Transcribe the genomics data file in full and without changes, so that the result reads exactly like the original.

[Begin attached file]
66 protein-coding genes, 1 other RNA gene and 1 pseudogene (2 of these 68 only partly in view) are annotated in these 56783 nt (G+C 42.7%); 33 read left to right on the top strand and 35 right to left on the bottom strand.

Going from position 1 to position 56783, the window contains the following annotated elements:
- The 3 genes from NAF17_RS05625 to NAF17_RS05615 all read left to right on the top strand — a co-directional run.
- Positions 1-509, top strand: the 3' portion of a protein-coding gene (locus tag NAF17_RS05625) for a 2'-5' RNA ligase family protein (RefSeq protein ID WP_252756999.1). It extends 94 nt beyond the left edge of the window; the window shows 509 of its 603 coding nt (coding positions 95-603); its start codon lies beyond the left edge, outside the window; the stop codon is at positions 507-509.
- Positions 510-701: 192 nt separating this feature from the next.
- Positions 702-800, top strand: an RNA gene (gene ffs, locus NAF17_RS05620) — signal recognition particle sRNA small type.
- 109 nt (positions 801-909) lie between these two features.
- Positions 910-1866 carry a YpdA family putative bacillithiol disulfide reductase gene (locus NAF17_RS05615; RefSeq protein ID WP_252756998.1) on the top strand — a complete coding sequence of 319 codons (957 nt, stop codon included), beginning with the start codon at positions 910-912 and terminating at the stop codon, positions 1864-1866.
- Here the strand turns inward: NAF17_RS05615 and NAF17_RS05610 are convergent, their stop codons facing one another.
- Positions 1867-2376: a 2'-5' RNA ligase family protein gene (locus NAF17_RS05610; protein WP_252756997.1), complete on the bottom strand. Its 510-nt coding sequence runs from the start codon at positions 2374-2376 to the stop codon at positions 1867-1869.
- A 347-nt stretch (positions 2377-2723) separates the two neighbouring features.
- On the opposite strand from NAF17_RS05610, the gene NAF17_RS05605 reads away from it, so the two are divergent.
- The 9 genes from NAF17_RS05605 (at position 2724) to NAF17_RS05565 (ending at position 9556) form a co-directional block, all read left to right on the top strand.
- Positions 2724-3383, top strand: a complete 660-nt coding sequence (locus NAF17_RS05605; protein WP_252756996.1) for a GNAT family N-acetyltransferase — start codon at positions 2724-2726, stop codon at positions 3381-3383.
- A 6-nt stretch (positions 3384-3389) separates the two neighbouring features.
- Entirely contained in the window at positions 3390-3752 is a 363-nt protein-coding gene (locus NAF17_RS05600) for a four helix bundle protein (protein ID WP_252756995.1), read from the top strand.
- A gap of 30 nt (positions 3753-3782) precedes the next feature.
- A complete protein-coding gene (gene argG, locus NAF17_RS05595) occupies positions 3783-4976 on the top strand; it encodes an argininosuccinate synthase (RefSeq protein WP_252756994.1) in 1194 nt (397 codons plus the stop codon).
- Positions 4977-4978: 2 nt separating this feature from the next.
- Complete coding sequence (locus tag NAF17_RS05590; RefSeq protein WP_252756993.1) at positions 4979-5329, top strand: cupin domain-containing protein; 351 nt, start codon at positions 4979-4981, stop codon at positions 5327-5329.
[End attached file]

66 protein-coding genes, 1 other RNA gene and 1 pseudogene (2 of these 68 only partly in view) are annotated in these 56783 nt (G+C 42.7%); 33 read left to right on the top strand and 35 right to left on the bottom strand.

Going from position 1 to position 56783, the window contains the following annotated elements:
- The 3 genes from NAF17_RS05625 to NAF17_RS05615 all read left to right on the top strand — a co-directional run.
- Positions 1-509, top strand: the 3' portion of a protein-coding gene (locus tag NAF17_RS05625) for a 2'-5' RNA ligase family protein (RefSeq protein ID WP_252756999.1). It extends 94 nt beyond the left edge of the window; the window shows 509 of its 603 coding nt (coding positions 95-603); its start codon lies beyond the left edge, outside the window; the stop codon is at positions 507-509.
- Positions 510-701: 192 nt separating this feature from the next.
- Positions 702-800, top strand: an RNA gene (gene ffs, locus NAF17_RS05620) — signal recognition particle sRNA small type.
- 109 nt (positions 801-909) lie between these two features.
- Positions 910-1866 carry a YpdA family putative bacillithiol disulfide reductase gene (locus NAF17_RS05615; RefSeq protein ID WP_252756998.1) on the top strand — a complete coding sequence of 319 codons (957 nt, stop codon included), beginning with the start codon at positions 910-912 and terminating at the stop codon, positions 1864-1866.
- Here the strand turns inward: NAF17_RS05615 and NAF17_RS05610 are convergent, their stop codons facing one another.
- Positions 1867-2376: a 2'-5' RNA ligase family protein gene (locus NAF17_RS05610; protein WP_252756997.1), complete on the bottom strand. Its 510-nt coding sequence runs from the start codon at positions 2374-2376 to the stop codon at positions 1867-1869.
- A 347-nt stretch (positions 2377-2723) separates the two neighbouring features.
- On the opposite strand from NAF17_RS05610, the gene NAF17_RS05605 reads away from it, so the two are divergent.
- The 9 genes from NAF17_RS05605 (at position 2724) to NAF17_RS05565 (ending at position 9556) form a co-directional block, all read left to right on the top strand.
- Positions 2724-3383, top strand: a complete 660-nt coding sequence (locus NAF17_RS05605; protein WP_252756996.1) for a GNAT family N-acetyltransferase — start codon at positions 2724-2726, stop codon at positions 3381-3383.
- A 6-nt stretch (positions 3384-3389) separates the two neighbouring features.
- Entirely contained in the window at positions 3390-3752 is a 363-nt protein-coding gene (locus NAF17_RS05600) for a four helix bundle protein (protein ID WP_252756995.1), read from the top strand.
- A gap of 30 nt (positions 3753-3782) precedes the next feature.
- A complete protein-coding gene (gene argG, locus NAF17_RS05595) occupies positions 3783-4976 on the top strand; it encodes an argininosuccinate synthase (RefSeq protein WP_252756994.1) in 1194 nt (397 codons plus the stop codon).
- Positions 4977-4978: 2 nt separating this feature from the next.
- Complete coding sequence (locus tag NAF17_RS05590; RefSeq protein WP_252756993.1) at positions 4979-5329, top strand: cupin domain-containing protein; 351 nt, start codon at positions 4979-4981, stop codon at positions 5327-5329.